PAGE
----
March 5, 2018: Nature Cell Biology
Tyler J Kirby, Jan Lammerding
The ability of cells to respond to mechanical forces is critical for numerous biological processes. Emerging evidence indicates that external mechanical forces trigger changes in nuclear envelope structure and composition, chromatin organization and gene expression. However, it remains unclear if these processes originate in the nucleus or are downstream of cytoplasmic signals. Here we discuss recent findings that support a direct role of the nucleus in cellular mechanosensing and highlight novel tools to study nuclear mechanotransduction...
February 21, 2018: Nature Cell Biology
Arnaud Ahier, Chuan-Yang Dai, Andrea Tweedie, Ayenachew Bezawork-Geleta, Ina Kirmes, Steven Zuryn
In the version of this Technical Report originally published, chromosome representations (indicated by black lines) were missing from Fig. 2a due to a technical error. The corrected version of Fig. 2a is shown below. This has now been amended in all online versions of the Technical Report.
February 15, 2018: Nature Cell Biology
Arnau Hervera, Francesco De Virgiliis, Ilaria Palmisano, Luming Zhou, Elena Tantardini, Guiping Kong, Thomas Hutson, Matt C Danzi, Rotem Ben-Tov Perry, Celio X C Santos, Alexander N Kapustin, Roland A Fleck, José Antonio Del Río, Thomas Carroll, Vance Lemmon, John L Bixby, Ajay M Shah, Mike Fainzilber, Simone Di Giovanni
Reactive oxygen species (ROS) contribute to tissue damage and remodelling mediated by the inflammatory response after injury. Here we show that ROS, which promote axonal dieback and degeneration after injury, are also required for axonal regeneration and functional recovery after spinal injury. We find that ROS production in the injured sciatic nerve and dorsal root ganglia requires CX3CR1-dependent recruitment of inflammatory cells. Next, exosomes containing functional NADPH oxidase 2 complexes are released from macrophages and incorporated into injured axons via endocytosis...
February 12, 2018: Nature Cell Biology
Kota Nagasaka, M Julius Hossain, M Julia Roberti, Jan Ellenberg, Toru Hirota
In the version of this Letter originally published, the authors omitted a citation of an early study demonstrating topoisomerase-II-dependent sister chromatid resolution. This reference has now been added to the reference list as reference number 28, and the relevant text has been amended as follows to include its citation: 'Resolution must reflect the removal of sister-sister contacts, and we show here that Topo-IIα-mediated release of DNA catenation plays a major role (Fig. 4), in agreement with previous findings28, whereas, surprisingly, cohesin dissociation is not strictly required (Fig...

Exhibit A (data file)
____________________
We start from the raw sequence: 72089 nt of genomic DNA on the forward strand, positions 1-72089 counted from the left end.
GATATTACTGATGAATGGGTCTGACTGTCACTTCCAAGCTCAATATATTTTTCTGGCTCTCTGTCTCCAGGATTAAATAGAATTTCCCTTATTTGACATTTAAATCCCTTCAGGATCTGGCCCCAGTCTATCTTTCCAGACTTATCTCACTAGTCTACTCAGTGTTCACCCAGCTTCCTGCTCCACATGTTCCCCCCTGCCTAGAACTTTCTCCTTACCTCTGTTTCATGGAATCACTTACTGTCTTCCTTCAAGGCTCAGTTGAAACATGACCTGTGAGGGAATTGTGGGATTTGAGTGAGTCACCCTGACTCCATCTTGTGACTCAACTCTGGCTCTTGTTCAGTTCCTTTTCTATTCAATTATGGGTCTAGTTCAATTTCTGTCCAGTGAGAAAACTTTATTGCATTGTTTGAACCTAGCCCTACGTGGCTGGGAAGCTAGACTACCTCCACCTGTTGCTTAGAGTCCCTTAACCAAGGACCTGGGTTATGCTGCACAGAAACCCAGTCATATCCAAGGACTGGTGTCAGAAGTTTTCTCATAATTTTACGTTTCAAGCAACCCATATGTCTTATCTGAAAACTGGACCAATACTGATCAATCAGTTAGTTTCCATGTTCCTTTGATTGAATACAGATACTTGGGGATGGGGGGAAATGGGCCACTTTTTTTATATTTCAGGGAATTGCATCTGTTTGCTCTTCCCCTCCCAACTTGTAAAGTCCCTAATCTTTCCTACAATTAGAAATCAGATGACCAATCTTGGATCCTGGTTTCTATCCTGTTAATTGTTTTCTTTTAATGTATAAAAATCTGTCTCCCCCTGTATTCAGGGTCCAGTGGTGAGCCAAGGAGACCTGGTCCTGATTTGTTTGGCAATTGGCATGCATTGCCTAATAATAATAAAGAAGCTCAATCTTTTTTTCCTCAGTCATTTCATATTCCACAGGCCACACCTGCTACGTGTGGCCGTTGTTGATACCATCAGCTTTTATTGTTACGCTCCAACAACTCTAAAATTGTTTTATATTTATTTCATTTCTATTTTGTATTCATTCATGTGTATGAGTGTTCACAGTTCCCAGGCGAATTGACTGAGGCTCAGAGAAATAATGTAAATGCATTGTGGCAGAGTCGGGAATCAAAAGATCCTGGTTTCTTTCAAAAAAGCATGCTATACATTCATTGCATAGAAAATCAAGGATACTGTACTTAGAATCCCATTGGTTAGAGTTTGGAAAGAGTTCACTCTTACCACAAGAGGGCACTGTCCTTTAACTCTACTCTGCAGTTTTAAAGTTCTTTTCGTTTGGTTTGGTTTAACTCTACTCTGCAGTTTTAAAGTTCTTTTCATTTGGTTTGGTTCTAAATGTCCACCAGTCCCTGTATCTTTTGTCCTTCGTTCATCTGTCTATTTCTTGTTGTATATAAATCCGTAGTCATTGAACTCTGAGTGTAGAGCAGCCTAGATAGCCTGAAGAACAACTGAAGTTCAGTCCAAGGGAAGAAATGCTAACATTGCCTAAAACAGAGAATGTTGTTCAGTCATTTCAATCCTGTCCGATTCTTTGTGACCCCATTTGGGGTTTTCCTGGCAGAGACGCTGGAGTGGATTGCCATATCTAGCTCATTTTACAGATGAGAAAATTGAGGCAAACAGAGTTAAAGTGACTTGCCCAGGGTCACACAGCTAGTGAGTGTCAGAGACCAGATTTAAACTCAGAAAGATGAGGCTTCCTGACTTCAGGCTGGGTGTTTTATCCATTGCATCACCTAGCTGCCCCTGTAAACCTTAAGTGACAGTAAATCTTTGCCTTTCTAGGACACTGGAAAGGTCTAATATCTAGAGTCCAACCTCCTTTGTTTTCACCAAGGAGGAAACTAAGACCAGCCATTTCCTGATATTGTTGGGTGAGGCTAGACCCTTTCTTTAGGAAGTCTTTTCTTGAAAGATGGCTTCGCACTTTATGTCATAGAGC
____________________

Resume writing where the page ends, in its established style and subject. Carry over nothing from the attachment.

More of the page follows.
February 12, 2018: Nature Cell Biology
Jau-Ye Shiu, Lina Aires, Zhe Lin, Viola Vogel
A robust nanopillar platform with increased spatial resolution reveals that perinuclear forces, originating from stress fibres spanning the nucleus of fibroblasts, are significantly higher on these nanostructured substrates than the forces acting on peripheral adhesions. Many perinuclear adhesions embrace several nanopillars at once, pulling them into β1-integrin- and zyxin-rich clusters, which are able to translocate in the direction of cell motion without losing their tensile strength. The high perinuclear forces are greatly reduced upon inhibition of cell contractility or actin polymerization and disruption of the actin cap by KASH dominant-negative mutant expression...
February 5, 2018: Nature Cell Biology
Xiaoduo Xie, Hongli Hu, Xinyuan Tong, Long Li, Xiangyuan Liu, Min Chen, Huairui Yuan, Xia Xie, Qingrun Li, Yuxue Zhang, Huafang Ouyang, Mengqi Wei, Jing Huang, Pengda Liu, Wenjian Gan, Yong Liu, Anyong Xie, Xiaoling Kuai, Gung-Wei Chirn, Hu Zhou, Rong Zeng, Ronggui Hu, Jun Qin, Fei-Long Meng, Wenyi Wei, Hongbin Ji, Daming Gao
Growth signals, such as extracellular nutrients and growth factors, have substantial effects on genome integrity; however, the direct underlying link remains unclear. Here, we show that the mechanistic target of rapamycin (mTOR)-ribosomal S6 kinase (S6K) pathway, a central regulator of growth signalling, phosphorylates RNF168 at Ser60 to inhibit its E3 ligase activity, accelerate its proteolysis and impair its function in the DNA damage response, leading to accumulated unrepaired DNA and genome instability...
February 5, 2018: Nature Cell Biology
Matthäus Mittasch, Peter Gross, Michael Nestler, Anatol W Fritsch, Christiane Iserman, Mrityunjoy Kar, Matthias Munder, Axel Voigt, Simon Alberti, Stephan W Grill, Moritz Kreysing